Wednesday, 20 November 2019

Ceisteanna (150)

Bernard Durkan


150. Deputy Bernard J. Durkan asked the Minister for Justice and Equality the number of women members of An Garda Síochána; the extent to which this number has fluctuated in the past five years; and if he will make a statement on the matter. [48166/19]

Amharc ar fhreagra

Freagraí scríofa (Ceist ar Justice)

I am informed by the Commissioner that the total number of women in all ranks of An Garda Síochána as of the 31 October 2019, the latest date for which figures are currently available was 3,807 or approximately 27 % of total Garda strength. This compares favourably with the total of 3,130 or 21.7% of the total strength on 31 December 2008.

For the Deputy's information the following table, as supplied to me by the Commissioner, sets out the number of women in An Garda Síochána over the past five years, as requested by the Deputy.


 2019 (at 31 October)











*Figures as at 31 October 2019

As this table shows, the number of women in An Garda Síochána has steadily increased. This is particularly so in the last decade- the percentage of women in An Garda Síochána has risen from 18.5% in 2006 to just under 27% today.  I understand that this is above the European average.  In the same period, I am informed by the Garda Commissioner that the number of female superintendents, inspectors and sergeants has doubled in the organisation.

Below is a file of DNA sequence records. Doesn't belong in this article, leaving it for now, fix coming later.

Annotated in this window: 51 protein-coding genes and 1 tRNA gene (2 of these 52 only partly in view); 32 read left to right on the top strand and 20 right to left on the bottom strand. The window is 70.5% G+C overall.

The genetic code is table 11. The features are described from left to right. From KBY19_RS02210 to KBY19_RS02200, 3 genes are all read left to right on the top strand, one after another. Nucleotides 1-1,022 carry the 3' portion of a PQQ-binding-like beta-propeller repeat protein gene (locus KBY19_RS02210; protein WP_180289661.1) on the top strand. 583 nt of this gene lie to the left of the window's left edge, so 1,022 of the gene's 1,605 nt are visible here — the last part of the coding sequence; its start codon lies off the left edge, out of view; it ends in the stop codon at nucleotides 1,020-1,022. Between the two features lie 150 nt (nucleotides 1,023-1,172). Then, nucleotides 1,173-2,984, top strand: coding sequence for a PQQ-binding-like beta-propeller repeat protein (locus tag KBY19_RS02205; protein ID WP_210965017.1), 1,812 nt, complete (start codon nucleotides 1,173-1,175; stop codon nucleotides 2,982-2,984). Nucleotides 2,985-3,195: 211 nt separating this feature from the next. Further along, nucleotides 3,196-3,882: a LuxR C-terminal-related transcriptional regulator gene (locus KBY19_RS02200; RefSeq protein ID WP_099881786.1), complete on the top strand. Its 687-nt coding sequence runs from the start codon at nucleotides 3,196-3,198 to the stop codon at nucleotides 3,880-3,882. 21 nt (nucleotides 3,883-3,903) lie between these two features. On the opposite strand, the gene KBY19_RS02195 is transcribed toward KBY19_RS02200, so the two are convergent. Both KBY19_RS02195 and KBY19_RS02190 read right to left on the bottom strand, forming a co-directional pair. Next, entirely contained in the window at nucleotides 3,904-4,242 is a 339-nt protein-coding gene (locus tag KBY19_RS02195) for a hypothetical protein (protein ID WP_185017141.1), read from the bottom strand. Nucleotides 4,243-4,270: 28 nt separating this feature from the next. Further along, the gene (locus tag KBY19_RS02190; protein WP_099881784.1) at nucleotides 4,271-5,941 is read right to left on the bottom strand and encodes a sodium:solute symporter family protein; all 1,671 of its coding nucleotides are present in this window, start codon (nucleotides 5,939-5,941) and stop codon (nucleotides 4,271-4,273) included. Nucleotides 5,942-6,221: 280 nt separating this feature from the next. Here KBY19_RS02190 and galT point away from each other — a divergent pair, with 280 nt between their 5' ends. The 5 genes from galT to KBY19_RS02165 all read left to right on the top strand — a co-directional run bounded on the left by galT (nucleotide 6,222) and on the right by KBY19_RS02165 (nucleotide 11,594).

The Deputy may be interested to know that in the course of its work, the Commission on the Future of Policing in Ireland (CoFPI) held semi-structured focus group discussions with female Garda members to explore the experiences of female Garda personnel regarding their careers, training and development and future prospects. Among the recommendations made in the CoFPI report, which the Government adopted in December 2018, is the reform of the current roster and greater flexibility of work practices which would enhance the attractiveness and job satisfaction of a career in An Garda Síochána.

In addition, the report also recommended that An Garda Síochána should reflect the diversity of Irish society, not only in gender and ethnicity, but also in terms of socioeconomic, educational and geographical backgrounds and that they would need to develop recruitment strategies which reach a more diverse intake.

A concerted effort is being made to encourage women and minority communities to consider a career in An Garda Síochána so that its membership reflects the community that it serves. Recent recruitment campaigns have made a significant effort through online videos and other media to attract candidates from minority communities and diverse social groups. In the most recent recruitment campaign a series of videos and text were produced in multiple languages including English, Irish, French, Spanish, Italian and Arabic. They were published on the Garda Facebook page which has more than 180,000 followers.

While the current number of women members in An Garda Síochána is broadly in line with the percentage of women in police services across England and Wales, there is clearly scope for further improvement.  I expect that the above steps being taken by An Garda Siochana will ensure that the membership of the organisation can evolve to more closely reflect the society that it serves.